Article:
Ticketmaster Hack Reportedly Hits 560 Million Customers, Compromising Payment Details and More

ticketmaster hack
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ticketmaster hack
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A reported Ticketmaster hack is said to have affected 560,000 customers’ personal information. Photo Credit: Nahel Abdul Hadi

When it rains, it pours: As it battles a Justice Department antitrust suit and a multibillion-dollar class action, Live Nation is reportedly grappling with a Ticketmaster hack affecting close to 600 million consumers.

Australia’s Cyber Daily and London-based HackRead were among the first to cover the developing story, pointing to claims made by a hacker group called ShinyHunters. As described by HackRead, ShinyHunters indicated that it’d made off with a whopping 1.3 terabytes in customers’ personal data (including payment-method particulars) after breaching the Ticketmaster system.

Far from sitting on the trove of sensitive details, the group behind the alleged breach is looking to sell the information for a cool $500,000, according to a Breach Forums screenshot captured by the outlet. (ShinyHunters reportedly owns Breach Forums itself.)

Running with this screenshot’s description of the allegedly compromised info, the hack is said to have affected 560 million customers’ “full details (name, address, email, phone),” order and credit card specifics (“customer, last 4 [numbers] of card, expiration date”), and “much more.” Also included in the screenshot is what seems to be a sample of the allegedly stolen data.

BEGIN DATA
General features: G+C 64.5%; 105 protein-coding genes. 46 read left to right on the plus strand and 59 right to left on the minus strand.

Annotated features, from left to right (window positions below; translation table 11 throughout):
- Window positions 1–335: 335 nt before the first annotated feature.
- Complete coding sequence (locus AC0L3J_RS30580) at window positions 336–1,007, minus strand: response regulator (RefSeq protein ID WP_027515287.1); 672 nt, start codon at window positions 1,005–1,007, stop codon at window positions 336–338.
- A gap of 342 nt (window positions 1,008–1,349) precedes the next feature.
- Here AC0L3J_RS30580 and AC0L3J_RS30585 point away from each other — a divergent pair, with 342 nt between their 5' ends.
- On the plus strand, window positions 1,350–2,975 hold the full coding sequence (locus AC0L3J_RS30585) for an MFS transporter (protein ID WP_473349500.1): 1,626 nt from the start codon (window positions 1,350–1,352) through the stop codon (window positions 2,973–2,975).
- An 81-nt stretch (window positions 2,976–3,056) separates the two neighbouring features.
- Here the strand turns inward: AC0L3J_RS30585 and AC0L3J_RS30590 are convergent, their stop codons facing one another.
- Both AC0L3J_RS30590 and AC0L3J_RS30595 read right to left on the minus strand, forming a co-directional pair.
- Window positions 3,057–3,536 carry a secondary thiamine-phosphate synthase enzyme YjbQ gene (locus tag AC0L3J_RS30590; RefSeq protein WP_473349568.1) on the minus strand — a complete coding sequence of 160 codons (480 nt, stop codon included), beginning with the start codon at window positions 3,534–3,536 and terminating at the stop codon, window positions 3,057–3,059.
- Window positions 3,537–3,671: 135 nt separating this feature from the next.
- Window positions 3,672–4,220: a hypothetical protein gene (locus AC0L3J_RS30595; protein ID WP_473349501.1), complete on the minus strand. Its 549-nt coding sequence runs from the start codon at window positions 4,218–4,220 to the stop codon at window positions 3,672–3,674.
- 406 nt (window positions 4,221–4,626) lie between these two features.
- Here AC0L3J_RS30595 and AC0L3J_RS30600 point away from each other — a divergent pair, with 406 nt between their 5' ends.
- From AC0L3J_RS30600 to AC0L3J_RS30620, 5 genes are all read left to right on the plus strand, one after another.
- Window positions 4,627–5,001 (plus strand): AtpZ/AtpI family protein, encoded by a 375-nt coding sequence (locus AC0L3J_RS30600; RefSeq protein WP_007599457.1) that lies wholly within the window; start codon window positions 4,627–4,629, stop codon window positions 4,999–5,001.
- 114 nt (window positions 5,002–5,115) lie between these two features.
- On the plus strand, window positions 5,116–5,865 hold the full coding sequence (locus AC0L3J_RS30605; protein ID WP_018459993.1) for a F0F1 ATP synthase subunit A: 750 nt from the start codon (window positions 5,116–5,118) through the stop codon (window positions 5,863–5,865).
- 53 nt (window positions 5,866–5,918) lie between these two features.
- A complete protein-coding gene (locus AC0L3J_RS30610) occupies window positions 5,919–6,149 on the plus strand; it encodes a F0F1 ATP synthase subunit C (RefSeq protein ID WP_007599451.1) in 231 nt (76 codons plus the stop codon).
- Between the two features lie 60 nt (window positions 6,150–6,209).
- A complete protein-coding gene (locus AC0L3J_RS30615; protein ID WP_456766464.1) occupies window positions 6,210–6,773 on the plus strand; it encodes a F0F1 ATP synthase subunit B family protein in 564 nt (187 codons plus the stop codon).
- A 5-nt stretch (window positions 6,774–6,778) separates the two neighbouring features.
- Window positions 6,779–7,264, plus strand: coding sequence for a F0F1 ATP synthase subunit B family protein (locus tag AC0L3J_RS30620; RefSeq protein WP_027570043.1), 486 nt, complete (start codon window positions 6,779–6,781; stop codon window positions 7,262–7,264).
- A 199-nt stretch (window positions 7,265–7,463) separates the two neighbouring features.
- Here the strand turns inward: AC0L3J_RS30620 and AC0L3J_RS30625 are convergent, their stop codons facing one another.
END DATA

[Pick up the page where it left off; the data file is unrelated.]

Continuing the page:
Lastly, in terms of HackRead’s early details on the subject, ShinyHunters has reportedly reached out to Ticketmaster in connection with the breach. But the company hasn’t yet responded, and at the time of this writing, neither the ticketing platform nor its parent had issued a public statement.

Needless to say, however, this is a far-from-ideal development at an especially inopportune time for Live Nation, which is continuing to push back against the initially mentioned DOJ antitrust complaint.

Furthermore, even if a Ticketmaster hack did, in fact, occur, it would hardly mark the first time that criminals have managed to obtain customers’ personal information from a prominent business. Live Nation, which has settled all but one wrongful-death lawsuit stemming from the Astroworld tragedy, will undoubtedly be able to rectify the situation with the affected consumers in the long term.

Stemming the tide of related criticism could prove a different story. Justified or not, the Eras Tour pre-sale fiasco spurred all manner of customer qualms, which then translated into, among other things, enhanced scrutiny from federal lawmakers. On social media, many are already weighing in on the reported Ticketmaster hack.

Also populating several social platforms is a multitude of suspicious-looking Taylor Swift ticket-sale offers. Last month, a Lloyds Bank report estimated that Swifties had lost $1.2 million to ticket scams in the U.K. ahead of the artist’s June concerts in London, Cardiff, and more.